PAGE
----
David Wong‘s Six Harsh Truths That Will Make You a Better Person is a New Year’s essay for those who lack resolution – one that applies directly to treating depression.
If you want to know why society seems to shun you, or why you seem to get no respect, it’s because society is full of people who need things … the moment you came into the world, you became part of a system designed purely to see to people’s needs.
Either you will go about the task of seeing to those needs by learning a unique set of skills, or the world will reject you, no matter how kind, giving and polite you are. You will be poor, you will be alone, you will be left out in the cold.
Does that seem mean, or crass, or materialistic? What about love and kindness — don’t those things matter? Of course. As long as they result in you doing things for people that they can’t get elsewhere.
He’s talking to those paralyzed by the dissatisfaction they feel with their lives, and that includes those with Major Depressive Disorder. As Marsha Linehan pointed out, the best medicine for unpleasant emotions is often the opposite of what the emotion makes us want to do. “Opposite action” is Wong’s prescription for those who are disgruntled but inert: do something. Anything. Anything more than what you do now, that would also be useful to others. He stands with Roy F. Baumeister, whose research shows we don’t achieve because we have good self-esteem. Per the Florida State University researcher, if there’s a relationship between the two variables, it’s much more likely we have good self-esteem because we achieve.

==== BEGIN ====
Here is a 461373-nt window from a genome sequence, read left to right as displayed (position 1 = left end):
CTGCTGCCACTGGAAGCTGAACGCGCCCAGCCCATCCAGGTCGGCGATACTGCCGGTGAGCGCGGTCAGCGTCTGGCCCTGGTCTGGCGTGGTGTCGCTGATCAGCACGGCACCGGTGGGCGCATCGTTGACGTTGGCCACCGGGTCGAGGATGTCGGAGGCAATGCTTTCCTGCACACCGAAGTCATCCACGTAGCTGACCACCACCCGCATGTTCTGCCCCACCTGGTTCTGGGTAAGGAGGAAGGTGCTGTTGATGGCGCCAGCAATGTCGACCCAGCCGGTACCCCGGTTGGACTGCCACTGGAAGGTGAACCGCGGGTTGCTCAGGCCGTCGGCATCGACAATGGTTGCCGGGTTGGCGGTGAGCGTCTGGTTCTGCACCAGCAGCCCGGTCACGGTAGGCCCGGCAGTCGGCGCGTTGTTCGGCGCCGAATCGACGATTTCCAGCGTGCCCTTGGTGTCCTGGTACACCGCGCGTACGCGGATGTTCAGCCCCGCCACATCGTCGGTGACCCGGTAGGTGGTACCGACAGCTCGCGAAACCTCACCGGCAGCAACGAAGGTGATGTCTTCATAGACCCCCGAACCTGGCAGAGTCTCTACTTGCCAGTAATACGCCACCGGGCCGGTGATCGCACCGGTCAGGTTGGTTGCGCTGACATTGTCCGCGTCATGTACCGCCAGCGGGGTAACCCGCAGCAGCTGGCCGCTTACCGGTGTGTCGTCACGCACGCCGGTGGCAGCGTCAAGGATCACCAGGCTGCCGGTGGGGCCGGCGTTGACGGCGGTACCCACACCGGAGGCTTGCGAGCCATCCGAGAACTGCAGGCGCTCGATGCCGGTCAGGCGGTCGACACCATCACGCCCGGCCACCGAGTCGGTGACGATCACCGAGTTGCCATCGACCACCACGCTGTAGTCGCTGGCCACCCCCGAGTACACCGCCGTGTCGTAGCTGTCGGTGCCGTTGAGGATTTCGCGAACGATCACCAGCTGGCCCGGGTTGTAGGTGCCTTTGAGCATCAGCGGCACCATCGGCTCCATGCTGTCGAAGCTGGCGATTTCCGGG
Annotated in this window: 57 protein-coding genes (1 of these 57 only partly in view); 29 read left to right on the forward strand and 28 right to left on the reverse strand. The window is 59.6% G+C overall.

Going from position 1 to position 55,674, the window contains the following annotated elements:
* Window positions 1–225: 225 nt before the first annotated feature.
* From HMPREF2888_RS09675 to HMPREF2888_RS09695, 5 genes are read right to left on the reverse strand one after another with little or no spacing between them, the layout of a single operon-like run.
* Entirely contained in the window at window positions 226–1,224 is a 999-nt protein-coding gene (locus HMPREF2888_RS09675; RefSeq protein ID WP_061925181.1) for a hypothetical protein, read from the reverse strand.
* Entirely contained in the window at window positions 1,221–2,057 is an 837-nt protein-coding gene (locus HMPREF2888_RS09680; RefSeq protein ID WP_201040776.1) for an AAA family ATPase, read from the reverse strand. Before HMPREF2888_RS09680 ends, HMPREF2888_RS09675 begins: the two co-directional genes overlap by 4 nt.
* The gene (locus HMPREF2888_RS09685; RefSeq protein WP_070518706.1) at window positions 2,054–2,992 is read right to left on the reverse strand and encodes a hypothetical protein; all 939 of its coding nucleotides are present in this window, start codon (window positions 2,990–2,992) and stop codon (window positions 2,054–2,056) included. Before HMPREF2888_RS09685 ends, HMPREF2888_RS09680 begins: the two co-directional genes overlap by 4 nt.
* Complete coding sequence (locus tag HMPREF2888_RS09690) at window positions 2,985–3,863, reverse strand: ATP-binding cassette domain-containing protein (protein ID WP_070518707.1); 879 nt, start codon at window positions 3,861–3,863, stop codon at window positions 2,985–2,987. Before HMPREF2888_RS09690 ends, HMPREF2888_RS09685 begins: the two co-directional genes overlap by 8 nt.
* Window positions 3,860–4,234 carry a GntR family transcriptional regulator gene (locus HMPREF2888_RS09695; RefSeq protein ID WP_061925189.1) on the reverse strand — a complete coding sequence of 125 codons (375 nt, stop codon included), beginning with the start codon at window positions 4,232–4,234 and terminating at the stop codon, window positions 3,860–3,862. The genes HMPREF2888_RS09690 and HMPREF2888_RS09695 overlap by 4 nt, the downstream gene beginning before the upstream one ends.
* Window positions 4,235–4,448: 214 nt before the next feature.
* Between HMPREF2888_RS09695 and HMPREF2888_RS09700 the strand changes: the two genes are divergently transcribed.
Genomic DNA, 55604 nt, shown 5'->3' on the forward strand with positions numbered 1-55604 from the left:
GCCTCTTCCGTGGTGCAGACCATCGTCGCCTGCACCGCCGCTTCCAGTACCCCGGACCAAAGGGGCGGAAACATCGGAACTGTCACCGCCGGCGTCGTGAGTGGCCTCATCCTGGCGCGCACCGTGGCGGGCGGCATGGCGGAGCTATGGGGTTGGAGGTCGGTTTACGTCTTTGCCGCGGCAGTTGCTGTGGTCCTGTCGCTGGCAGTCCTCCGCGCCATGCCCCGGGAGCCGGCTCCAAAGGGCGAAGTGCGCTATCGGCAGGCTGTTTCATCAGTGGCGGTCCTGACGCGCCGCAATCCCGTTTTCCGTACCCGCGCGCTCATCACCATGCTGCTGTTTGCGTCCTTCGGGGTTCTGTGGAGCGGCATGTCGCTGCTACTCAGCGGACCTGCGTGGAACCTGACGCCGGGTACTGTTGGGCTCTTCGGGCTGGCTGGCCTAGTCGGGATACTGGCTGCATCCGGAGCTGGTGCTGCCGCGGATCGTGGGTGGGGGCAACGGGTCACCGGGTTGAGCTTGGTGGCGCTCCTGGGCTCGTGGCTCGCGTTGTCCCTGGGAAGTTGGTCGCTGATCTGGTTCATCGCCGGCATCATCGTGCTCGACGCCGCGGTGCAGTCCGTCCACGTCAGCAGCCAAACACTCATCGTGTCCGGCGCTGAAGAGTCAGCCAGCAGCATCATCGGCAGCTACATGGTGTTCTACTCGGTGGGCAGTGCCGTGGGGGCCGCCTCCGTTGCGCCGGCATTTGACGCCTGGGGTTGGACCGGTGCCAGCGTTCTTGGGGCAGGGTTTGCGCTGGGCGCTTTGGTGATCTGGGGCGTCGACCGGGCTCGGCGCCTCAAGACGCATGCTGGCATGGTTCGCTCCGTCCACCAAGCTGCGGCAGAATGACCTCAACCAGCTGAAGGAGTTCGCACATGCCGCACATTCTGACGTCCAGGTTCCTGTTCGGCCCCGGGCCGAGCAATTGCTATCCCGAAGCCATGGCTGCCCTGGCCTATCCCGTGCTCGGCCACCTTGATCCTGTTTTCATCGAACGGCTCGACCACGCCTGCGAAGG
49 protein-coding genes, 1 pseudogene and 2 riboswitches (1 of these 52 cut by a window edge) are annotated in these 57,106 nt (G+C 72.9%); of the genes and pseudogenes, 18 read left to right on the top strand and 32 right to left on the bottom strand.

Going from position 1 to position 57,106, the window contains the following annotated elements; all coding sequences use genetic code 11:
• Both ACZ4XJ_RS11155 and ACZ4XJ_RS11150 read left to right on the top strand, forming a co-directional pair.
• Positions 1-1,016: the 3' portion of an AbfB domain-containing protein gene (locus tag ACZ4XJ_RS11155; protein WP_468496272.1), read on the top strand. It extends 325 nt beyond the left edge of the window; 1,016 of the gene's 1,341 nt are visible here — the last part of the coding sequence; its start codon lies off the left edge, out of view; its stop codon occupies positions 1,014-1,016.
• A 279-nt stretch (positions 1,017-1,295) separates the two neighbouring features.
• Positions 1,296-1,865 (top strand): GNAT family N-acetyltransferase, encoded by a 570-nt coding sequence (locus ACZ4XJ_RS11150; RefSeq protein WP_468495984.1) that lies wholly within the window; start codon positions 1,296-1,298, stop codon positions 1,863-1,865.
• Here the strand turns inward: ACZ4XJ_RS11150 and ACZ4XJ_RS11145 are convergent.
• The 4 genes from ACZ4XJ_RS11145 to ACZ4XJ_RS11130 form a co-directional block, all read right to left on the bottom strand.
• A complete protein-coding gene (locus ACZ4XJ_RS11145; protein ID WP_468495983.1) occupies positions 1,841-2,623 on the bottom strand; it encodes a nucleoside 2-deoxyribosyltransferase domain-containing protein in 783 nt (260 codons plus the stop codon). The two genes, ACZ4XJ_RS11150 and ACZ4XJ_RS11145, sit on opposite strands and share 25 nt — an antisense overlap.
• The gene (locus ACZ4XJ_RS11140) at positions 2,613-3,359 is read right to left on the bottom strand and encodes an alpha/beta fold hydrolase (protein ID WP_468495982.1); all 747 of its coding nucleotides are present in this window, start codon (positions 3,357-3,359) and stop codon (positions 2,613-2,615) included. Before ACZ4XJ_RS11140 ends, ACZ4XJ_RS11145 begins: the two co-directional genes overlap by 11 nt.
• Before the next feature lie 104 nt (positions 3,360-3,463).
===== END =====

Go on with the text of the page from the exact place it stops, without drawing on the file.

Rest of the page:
It’s a shame Wong builds his argument on Alec Baldwin’s role in Glengarry Glen Ross as a manager who shames and threatens his sales force. Who gets motivated from abuse? Those galvanized by anxiety – the sort of highly-motivated go-getters who rarely need our help. Wong doesn’t scorn his readers for freezing in fear of rejection and failure. His point is simpler: the world values you for what you do. You can be valued more highly by doing more.
In cognitive-behavioral therapy, the most effective reframes for thoughts of, “I’m worthless,” are usually about accomplishments – grades the client earned, projects they completed, people they have helped. Once I’ve helped a client identify all of the reasons they aren’t garbage, I’m going to ask, “Now that we’ve settled that, what do you want to do that would make you even more worthwhile?”
@ 2013 Jonathan Miller All Rights Reserved